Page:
January 24th, 2017

Film Review: Slednez – MOMENTUM


Slednez – MOMENTUM

Pursuing a passion for mountain snowmobiling isn’t at all easy for the Slednez crew—a hardcore group of riders from Northern Sweden and Norway. Scandinavia just isn’t setup for mountain sledding like Canada and the USA. They don’t have the availability of sleds and heavy-duty trucks for hauling them, nor the widespread access to gear and proliferation of easily accessible places to ride that we North Americans enjoy. It takes a really passionate person to pursue a dream of big mountain sledding across the Atlantic, and this crew has that in spades. Despite the odds, the Slednez crew has just released their latest feature-length film entitled MOMENTUM, proving that they have never let the limitations to which they are subject hold them back.


Film Review: Slednez – MOMENTUM

MOMENTUM, which runs 43 minutes long, is directed by Simon Selberg and produced by Epic Media. The film is collaboratively shot by the group of riders themselves, although clearly the direction of Selberg has played a key role in producing quality footage across the board. Twenty-six riders are featured throughout the film, with more renowned riders—such as Johan Forsberg—having a more prominent role than others.

The film is shot largely in Northern Sweden, with footage from Norway, Finland and a short segment from the Continental USA as well. There is a good variety of riding styles featured in the film, with boondocking and alpine freeriding taking center stage. Big chute slaying is noticeably absent in the film, but given the primary filming locations and the terrain available there it should come as no surprise.


Trandem backflips?? Oh yeah!

Trandem backflips?! Momentum’s got it!



MOMENTUM opens with a quick-cut intro segment that will get you pumped up straight away. It’s got a heavy track, fast action, and thankfully doesn’t drag out the brand support unnecessarily. Beyond the intro, the segments are divided largely by location and crew, giving an individual take on each part.

The film features a combination of English language narration and some Scandi dialogue with English subtitles. Mostly it’s just sweet riding though, so don’t worry about putting on your reading glasses for this one.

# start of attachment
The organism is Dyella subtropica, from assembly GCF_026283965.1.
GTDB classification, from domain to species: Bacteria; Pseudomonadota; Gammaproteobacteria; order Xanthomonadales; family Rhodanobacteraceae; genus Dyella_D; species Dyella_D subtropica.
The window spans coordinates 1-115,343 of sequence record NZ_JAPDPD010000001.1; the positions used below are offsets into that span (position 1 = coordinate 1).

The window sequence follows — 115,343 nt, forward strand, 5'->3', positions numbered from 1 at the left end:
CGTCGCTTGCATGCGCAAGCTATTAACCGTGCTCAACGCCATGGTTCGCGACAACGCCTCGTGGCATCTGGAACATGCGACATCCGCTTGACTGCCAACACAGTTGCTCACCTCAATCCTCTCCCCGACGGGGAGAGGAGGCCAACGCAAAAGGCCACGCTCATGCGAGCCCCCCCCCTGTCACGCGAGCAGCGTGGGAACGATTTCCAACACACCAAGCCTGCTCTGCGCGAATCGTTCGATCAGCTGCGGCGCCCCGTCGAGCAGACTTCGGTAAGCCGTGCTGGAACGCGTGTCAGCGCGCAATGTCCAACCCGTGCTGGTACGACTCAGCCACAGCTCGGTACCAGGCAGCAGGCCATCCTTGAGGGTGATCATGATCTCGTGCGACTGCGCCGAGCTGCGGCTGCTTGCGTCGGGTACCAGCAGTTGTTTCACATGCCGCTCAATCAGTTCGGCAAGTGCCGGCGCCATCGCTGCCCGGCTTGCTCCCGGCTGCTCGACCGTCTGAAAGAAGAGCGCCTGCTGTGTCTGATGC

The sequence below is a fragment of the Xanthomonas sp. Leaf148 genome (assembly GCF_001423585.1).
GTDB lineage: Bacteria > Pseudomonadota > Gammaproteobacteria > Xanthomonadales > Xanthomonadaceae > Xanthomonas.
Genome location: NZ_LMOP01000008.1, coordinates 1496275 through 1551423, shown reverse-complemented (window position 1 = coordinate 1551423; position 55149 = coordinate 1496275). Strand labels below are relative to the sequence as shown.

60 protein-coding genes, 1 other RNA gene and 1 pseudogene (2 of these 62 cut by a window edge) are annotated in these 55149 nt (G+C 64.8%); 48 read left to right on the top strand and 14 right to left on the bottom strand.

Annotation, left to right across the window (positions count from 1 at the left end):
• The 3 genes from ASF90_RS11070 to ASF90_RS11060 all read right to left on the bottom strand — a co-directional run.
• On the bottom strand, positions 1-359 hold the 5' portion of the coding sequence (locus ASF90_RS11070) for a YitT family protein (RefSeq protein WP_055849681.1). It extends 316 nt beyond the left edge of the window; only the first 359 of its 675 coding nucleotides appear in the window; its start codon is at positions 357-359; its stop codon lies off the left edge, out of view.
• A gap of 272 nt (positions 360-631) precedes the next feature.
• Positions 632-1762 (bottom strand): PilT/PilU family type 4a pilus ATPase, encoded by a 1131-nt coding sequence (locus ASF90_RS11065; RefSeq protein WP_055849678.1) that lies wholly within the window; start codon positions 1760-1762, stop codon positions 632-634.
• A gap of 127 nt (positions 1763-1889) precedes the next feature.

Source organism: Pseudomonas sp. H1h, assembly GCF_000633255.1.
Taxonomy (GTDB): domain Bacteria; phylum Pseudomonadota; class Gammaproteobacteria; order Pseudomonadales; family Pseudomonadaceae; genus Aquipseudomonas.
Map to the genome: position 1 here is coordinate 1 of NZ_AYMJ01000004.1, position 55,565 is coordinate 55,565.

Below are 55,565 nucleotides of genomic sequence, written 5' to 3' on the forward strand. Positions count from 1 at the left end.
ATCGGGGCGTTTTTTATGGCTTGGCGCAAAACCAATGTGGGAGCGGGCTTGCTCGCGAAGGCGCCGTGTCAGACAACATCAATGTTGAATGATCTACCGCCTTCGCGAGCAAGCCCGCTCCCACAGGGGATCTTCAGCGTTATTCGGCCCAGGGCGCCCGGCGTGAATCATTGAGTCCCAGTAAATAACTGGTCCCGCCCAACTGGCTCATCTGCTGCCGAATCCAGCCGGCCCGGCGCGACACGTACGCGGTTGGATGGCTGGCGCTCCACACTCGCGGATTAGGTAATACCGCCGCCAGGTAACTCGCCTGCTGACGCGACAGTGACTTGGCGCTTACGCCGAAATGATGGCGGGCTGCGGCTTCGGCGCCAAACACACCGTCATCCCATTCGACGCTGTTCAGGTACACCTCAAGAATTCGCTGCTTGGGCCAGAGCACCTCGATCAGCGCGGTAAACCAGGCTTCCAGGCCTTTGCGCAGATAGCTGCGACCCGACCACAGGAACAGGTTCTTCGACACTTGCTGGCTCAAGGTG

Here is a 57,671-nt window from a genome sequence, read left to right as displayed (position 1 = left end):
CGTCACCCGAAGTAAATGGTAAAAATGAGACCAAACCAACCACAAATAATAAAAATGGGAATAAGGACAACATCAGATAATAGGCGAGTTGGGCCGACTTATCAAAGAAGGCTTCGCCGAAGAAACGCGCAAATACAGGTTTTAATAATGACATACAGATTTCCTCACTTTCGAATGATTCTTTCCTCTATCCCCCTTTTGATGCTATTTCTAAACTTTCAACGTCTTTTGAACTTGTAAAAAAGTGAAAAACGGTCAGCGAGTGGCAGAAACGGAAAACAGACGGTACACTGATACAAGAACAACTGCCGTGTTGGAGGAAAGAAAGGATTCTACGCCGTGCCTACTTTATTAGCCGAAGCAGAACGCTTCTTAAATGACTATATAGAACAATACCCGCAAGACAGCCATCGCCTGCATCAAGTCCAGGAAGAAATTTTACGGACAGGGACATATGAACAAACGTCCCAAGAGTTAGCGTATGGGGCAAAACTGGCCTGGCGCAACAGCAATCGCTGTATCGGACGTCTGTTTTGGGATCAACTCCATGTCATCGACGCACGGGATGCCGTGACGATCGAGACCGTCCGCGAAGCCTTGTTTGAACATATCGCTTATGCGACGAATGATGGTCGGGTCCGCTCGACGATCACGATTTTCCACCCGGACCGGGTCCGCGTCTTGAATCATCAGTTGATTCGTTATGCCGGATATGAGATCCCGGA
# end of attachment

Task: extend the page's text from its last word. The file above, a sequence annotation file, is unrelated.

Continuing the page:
The soundtrack consists of a healthy mix of heavy rock and electronica with a little drum and bass thrown in for good measure. It’s all high-energy and will keep you amped for the duration of the film.



The film is action packed with solid riding throughout. The cast of riders are all quite talented, and even a handful of Americans get in on the fun with some impressive action in the Alpine Assassins segment.

The Slednez crew clearly loves freeriding. And although there is plenty of boondocking in MOMENTUM, the strength of the film lies in the open alpine freeriding segments. These guys love throwing down big re-entry whips on natural windlips and launching cheese wedge booters into space.


The Slednez fellas love getting inverted in the backcountry.

The Slednez fellas love getting inverted in the backcountry.



A side bonus of the film is the Euro-feel to it. You might think that alpine terrain is alpine terrain, no matter where you are in the world, but this is entirely untrue. Watching the film, you can’t help but get the feeling that it’s a whole other world over there in Scandinavia. It would be pretty neat to check out the riding there firsthand. 

The film also features a pretty entertaining bails segment. It’s pretty funny listening to the guys curse in Swedish (and some English)!



Another oddity is, of course, the types of vehicles they have available over there. In the film you’ll see a Volkswagen utility pickup and plenty of van-type-things hauling trailers. One F-450 rig in particular—owned by one of the Linsell crew of riders and featured in the film’s second main segment—is capable of hauling 4 sleds with a custom overcab deck. Super badass! At another point in the film you’ll catch a glimpse of an 8-place open trailer. Not something you see everyday over here!


All kinds of vehicles are used to haul sleds in Scandinavia, but this F-450 definitely takes the cake.

All kinds of vehicles are used to haul sleds in Scandinavia, but this F-450 definitely takes the cake.




Overall, there are some features that make MOMENTUM stand out from the crowd of sled flicks. The post-production and editing are tight; Selberg and crew know what they’re doing. The film looks damn good, and you can tell that a lot of effort has gone into making it that way.

MOMENTUM boats a wide variety of quality shots. There is drone, steadicam and enough GoPro (but not too much) footage for a good mix of angles and shots that keeps things interesting.





The Verdict

This year’s film, MOMENTUM, proves once again that just because a group of riders are geographically removed from the nucleus of mountain sledding doesn’t mean that they don’t belong close to the heart of the mountain freeriding community. These guys live and breathe mountain sledding, and that translates on screen. It just goes to show that deep passion for this sport transcends languages and borders.


momentum jump



Slednez – MOMENTUM is definitely worth a watch. It’s a great looking film. There is some pretty awesome riding from a talented crew of riders both Scandinavian and from the USA. And it’s just plain neat to see how mountain sledding enthusiasts live out their passion in another land.


Slednez – MOMENTUM can be rented or purchased on Vimeo here.



Stay tuned in the future for the rebranding of Slednez as Radical Lines.



— MS